Networking Rules for Job-seekers: the Good, the Bad and the Almost Perfect | LinkedIn

Networking Rules for Job-seekers: the Good, the Bad and the Almost Perfect

Lou Adler

Lou Adler

CEO, best-selling author, created Performance-based Hiring. Recent book: The Essential Guide for Hiring & Getting Hired

Networking is about meeting people you know who can vouch for your past performance and connect you with people you don’t know.

After writing The Best Job-hunting Secrets of All Time, and reading the comments, I can safely conclude that 20% of job-seekers find networking necessary, appropriate, and comfortable. Another 20% find it necessary, but uncomfortable. The rest are either not doing it, or doing it wrong. (Note: I’ll be hosting a job-seeker webcast on Oct 10th discussing this and related topics.)

As many of you know I wrote a book, The Essential Guide for Hiring & Getting Hired, attempting to describe the hiring process from all perspectives: job-seekers (active and passive), recruiters (the good and bad), and hiring managers (the fully- and not-so-fully engaged). One theme of the book was to suggest that job-seekers need to take matters into their own hands when they find companies, recruiters or hiring managers using some flawed hiring process. The techniques in the book will not help you get a job you don’t deserve; they will only help you get one you do.

 

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How to Build a Great Professional Reputation – On Careers usnews.com

How to Build a Great Professional Reputation

September 11, 2013 RSS Feed Print

Alison Green

Alison Green

Having a great professional reputation can be its own reward: It’s fulfilling to have people think highly of you. But beyond that, a great reputation can give you tangible payoffs, in the form of job offers, higher salaries, better project assignments and the security of knowing that you’ll have somewhere to go when you’re ready to move.

But what does it take to do that? Here are eight keys to assembling a reputation that will serve you well.

1. Show respect and kindness to everyone. It’s one thing to be warm and polite to the head of the company; after all, most people manage to do that. But pay attention to how you treat others, too, such as the receptionist, the office temps and the guy who sells you hot dogs in the lobby. Make a point of treating everyone with respect and warmth, and others will notice.

2. Keep your word. Do what you say you’re going to do, in whatever timeline you committed to – whether it’s completing a project, getting back to someone about a question, giving feedback on a project or connecting someone to your contacts. People will learn that they can count on you and that your commitments are iron-clad. Read more…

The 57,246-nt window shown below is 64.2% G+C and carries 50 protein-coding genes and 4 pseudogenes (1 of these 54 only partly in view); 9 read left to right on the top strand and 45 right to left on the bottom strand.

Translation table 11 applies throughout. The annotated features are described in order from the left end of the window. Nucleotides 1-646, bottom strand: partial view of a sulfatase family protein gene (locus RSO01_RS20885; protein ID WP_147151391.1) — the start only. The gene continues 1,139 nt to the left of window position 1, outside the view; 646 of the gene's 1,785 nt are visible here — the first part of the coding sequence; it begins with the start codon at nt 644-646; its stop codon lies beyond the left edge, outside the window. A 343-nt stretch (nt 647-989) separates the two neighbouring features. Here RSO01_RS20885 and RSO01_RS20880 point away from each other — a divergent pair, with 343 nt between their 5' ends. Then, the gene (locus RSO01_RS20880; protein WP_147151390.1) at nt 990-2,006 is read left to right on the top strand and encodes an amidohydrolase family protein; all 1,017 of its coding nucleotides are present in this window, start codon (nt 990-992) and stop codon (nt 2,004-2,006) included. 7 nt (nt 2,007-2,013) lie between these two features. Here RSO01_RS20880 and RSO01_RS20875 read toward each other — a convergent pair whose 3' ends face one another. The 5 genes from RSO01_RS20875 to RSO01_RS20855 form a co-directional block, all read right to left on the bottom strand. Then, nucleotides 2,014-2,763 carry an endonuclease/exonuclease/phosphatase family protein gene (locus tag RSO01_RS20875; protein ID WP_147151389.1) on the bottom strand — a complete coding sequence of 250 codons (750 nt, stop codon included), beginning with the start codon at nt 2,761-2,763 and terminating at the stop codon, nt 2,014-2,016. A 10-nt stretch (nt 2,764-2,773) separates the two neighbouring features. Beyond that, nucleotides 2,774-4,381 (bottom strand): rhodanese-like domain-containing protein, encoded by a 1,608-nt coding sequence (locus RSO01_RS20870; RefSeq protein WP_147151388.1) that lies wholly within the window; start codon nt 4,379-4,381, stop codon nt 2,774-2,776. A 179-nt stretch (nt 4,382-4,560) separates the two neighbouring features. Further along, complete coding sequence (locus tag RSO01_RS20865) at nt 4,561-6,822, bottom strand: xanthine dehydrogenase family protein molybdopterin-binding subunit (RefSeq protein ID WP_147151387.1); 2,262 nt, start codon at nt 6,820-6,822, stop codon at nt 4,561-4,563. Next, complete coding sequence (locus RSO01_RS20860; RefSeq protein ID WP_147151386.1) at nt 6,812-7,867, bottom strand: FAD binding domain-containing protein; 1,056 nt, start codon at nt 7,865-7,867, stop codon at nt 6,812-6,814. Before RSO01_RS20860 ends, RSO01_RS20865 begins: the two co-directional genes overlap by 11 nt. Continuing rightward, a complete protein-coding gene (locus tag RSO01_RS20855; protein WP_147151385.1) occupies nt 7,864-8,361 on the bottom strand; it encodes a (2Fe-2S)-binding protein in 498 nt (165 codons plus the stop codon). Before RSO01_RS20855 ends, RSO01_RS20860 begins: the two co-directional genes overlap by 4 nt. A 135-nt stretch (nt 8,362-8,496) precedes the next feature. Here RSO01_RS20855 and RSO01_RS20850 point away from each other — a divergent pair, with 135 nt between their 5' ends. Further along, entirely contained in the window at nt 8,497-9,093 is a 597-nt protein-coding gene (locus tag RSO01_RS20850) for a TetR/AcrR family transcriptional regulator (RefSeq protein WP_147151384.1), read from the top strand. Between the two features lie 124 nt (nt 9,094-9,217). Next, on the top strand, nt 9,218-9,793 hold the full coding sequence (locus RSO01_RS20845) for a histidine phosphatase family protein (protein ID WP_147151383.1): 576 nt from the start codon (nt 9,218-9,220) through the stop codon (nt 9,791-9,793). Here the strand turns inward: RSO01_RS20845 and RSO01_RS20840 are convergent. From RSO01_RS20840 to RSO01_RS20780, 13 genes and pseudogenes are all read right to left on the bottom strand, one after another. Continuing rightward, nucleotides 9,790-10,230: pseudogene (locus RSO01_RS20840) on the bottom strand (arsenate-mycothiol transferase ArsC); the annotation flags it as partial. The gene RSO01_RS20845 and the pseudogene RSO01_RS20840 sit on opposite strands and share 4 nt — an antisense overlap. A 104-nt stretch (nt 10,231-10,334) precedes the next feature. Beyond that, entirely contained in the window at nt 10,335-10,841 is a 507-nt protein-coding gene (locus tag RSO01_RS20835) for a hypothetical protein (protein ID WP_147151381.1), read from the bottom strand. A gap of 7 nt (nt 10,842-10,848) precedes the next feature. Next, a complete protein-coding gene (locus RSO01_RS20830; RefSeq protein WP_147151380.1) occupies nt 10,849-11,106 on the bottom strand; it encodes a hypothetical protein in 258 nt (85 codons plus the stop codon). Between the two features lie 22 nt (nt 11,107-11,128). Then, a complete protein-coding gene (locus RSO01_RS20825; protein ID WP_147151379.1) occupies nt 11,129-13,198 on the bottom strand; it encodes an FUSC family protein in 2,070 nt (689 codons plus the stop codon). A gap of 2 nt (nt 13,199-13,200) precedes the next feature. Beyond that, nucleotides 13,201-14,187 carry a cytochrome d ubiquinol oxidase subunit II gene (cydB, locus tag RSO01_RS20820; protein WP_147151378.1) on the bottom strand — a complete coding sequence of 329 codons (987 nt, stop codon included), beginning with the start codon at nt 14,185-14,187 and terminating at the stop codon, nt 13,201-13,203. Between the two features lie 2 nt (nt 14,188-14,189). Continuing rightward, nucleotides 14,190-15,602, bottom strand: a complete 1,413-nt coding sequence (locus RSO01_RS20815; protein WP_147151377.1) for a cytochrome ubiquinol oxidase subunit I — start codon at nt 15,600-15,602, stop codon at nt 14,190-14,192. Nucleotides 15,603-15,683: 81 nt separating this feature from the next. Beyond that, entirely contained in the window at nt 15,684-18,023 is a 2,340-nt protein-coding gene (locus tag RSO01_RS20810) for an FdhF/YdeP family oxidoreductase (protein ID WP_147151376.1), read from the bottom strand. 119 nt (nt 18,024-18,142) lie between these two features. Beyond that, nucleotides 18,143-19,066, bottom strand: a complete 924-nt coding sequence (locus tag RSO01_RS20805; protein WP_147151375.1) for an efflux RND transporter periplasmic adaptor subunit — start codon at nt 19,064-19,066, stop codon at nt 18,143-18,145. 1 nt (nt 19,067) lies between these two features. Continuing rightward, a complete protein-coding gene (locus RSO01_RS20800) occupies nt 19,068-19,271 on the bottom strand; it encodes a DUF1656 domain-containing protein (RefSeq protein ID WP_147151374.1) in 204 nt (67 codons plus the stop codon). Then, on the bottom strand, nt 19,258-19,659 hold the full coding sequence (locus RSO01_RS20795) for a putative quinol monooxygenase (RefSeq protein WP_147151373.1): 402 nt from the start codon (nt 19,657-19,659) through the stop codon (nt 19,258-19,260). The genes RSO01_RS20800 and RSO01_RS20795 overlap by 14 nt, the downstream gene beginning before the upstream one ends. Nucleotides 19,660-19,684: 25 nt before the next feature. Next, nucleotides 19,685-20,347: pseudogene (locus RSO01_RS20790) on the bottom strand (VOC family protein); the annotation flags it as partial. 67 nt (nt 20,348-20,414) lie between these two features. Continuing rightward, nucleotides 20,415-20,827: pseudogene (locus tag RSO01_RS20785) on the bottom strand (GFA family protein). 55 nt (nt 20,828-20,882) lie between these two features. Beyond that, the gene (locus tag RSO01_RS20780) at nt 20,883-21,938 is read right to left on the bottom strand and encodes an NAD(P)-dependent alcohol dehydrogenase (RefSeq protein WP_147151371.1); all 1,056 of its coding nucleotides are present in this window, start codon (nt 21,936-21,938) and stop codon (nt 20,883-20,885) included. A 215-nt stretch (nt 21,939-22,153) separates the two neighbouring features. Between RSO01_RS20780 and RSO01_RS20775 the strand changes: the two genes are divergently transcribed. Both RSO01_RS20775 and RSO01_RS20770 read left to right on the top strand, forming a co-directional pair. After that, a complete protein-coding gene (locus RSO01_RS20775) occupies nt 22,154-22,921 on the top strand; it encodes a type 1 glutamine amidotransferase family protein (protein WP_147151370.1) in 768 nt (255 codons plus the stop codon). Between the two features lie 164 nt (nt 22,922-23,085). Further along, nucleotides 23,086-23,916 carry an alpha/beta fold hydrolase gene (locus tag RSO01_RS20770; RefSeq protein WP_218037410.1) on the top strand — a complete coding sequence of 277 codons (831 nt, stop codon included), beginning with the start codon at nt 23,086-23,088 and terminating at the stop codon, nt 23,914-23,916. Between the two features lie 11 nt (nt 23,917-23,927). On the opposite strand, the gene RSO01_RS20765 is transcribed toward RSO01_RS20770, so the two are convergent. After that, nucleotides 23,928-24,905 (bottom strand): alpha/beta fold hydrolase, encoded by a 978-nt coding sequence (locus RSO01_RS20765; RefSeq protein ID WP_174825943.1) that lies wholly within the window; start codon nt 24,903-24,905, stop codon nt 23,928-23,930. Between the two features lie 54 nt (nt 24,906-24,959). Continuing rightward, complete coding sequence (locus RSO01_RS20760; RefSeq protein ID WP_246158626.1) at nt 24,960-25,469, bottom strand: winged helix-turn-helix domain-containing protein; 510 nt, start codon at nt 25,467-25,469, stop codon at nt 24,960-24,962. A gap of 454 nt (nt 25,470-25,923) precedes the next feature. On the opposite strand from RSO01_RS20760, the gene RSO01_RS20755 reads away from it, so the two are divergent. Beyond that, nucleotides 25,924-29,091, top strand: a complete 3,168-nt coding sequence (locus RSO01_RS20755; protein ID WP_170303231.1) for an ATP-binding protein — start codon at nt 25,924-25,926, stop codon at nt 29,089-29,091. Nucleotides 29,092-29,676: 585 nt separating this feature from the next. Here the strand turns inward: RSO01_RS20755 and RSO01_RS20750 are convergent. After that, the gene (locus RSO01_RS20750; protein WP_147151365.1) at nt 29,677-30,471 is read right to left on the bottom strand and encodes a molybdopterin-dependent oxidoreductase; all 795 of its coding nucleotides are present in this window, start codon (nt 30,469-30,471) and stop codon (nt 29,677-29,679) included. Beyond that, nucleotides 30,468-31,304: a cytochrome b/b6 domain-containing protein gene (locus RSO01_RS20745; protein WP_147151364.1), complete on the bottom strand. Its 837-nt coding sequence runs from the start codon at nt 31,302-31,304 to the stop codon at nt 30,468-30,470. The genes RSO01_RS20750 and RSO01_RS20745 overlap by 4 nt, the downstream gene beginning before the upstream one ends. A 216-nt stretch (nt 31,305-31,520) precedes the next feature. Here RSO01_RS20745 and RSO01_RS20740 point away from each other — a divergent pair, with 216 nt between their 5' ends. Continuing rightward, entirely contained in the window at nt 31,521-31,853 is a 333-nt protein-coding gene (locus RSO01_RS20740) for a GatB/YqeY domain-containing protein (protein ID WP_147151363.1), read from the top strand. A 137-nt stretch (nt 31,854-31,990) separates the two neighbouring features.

15 Apps to Make You an Awesome Intern

15 Apps to Make You an Awesome Intern

Apps for InternsWant to be the best intern, ever? There’s an app for that.

Technically, there are tons of apps to keep you organized, sharp, and constantly learning—everything you need to impress your new boss. And all most all of them are free!

So, grab your smartphone and start using it for exactly what it was meant to do– to help you become an awesome intern!

Get Organized

1. Evernote (Cost: Free)
Evernote is a great way to remember all those important ideas (and instructions!) you can’t afford to forget. Stay on top of your internship duties with notes, snapshots, and recorded voice reminders.

2. Workflowy (Free)
Love making a list and crossing things off? This streamlined app is for you. With hashtags, filters, and great search functionality, Workflowy helps you create the world’s coolest To-Do list.
3. Remember the Milk (Free)
Organize and prioritize your internship tasks with Remember the Milk—or, in your case, Remember the 1,000 Things You Need To Do Before Wednesday. You can set due dates, add notes, postpone or repeat tasks, and even print relevant checklists. Read more…

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Millennials: Here’s Why Employers Won’t Hire You And the Fix

Millennials: Here’s Why Employers Won’t Hire You (And the Fix)

MillennialsHey Millennials! Did you know employers are three times more likely to hire a mature worker than they are to hire you?

That’s right. According to a survey of recruiters, 60 percent of employers would rather hire mature workers, while only 20 percent would choose to hire Millennials. Why?

There are apparently several critical qualities employers said many Millennials lack. Let’s take a look at those, as well as what we Millennials can do to overcome those perceptions:

Mature Workers Associated with Increased Professionalism

Mature workers were considered reliable by 91 percent of employers and professional by 88 percent. For Millennial workers, only five percent of recruiters said they were professional and two percent said reliable.

To change this negative perception, you should deliberately focus on emphasizing your reliability. Talk about specific times in your career when others depended on you and you delivered. Additionally, it’s easy to show you’re professional by dressing the part and following up with the proper etiquette in emails and interviews. Read more…

 

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